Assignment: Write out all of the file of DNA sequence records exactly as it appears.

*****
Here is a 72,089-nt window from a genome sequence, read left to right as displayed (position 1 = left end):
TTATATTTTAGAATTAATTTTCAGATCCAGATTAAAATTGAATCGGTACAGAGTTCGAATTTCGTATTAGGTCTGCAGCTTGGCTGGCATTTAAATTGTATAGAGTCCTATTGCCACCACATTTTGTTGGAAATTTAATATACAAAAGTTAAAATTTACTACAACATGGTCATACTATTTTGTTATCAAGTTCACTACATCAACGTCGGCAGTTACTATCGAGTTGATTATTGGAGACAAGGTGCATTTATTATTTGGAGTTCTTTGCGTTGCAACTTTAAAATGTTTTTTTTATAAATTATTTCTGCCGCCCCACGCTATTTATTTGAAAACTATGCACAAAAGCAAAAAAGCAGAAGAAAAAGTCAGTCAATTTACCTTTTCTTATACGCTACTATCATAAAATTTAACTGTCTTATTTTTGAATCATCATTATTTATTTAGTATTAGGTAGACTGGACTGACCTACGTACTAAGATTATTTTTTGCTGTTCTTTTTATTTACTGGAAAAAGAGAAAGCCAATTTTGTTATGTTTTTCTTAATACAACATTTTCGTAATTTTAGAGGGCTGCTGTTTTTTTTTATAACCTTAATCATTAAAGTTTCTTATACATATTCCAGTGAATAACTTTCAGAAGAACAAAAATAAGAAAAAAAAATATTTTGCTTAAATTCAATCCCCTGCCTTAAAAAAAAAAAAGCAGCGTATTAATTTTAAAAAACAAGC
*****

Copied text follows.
Here is a 72,089-nt window from a genome sequence, read left to right as displayed (position 1 = left end):
TTATATTTTAGAATTAATTTTCAGATCCAGATTAAAATTGAATCGGTACAGAGTTCGAATTTCGTATTAGGTCTGCAGCTTGGCTGGCATTTAAATTGTATAGAGTCCTATTGCCACCACATTTTGTTGGAAATTTAATATACAAAAGTTAAAATTTACTACAACATGGTCATACTATTTTGTTATCAAGTTCACTACATCAACGTCGGCAGTTACTATCGAGTTGATTATTGGAGACAAGGTGCATTTATTATTTGGAGTTCTTTGCGTTGCAACTTTAAAATGTTTTTTTTATAAATTATTTCTGCCGCCCCACGCTATTTATTTGAAAACTATGCACAAAAGCAAAAAAGCAGAAGAAAAAGTCAGTCAATTTACCTTTTCTTATACGCTACTATCATAAAATTTAACTGTCTTATTTTTGAATCATCATTATTTATTTAGTATTAGGTAGACTGGACTGACCTACGTACTAAGATTATTTTTTGCTGTTCTTTTTATTTACTGGAAAAAGAGAAAGCCAATTTTGTTATGTTTTTCTTAATACAACATTTTCGTAATTTTAGAGGGCTGCTGTTTTTTTTTATAACCTTAATCATTAAAGTTTCTTATACATATTCCAGTGAATAACTTTCAGAAGAACAAAAATAAGAAAAAAAAATATTTTGCTTAAATTCAATCCCCTGCCTTAAAAAAAAAAAAGCAGCGTATTAATTTTAAAAAACAAGC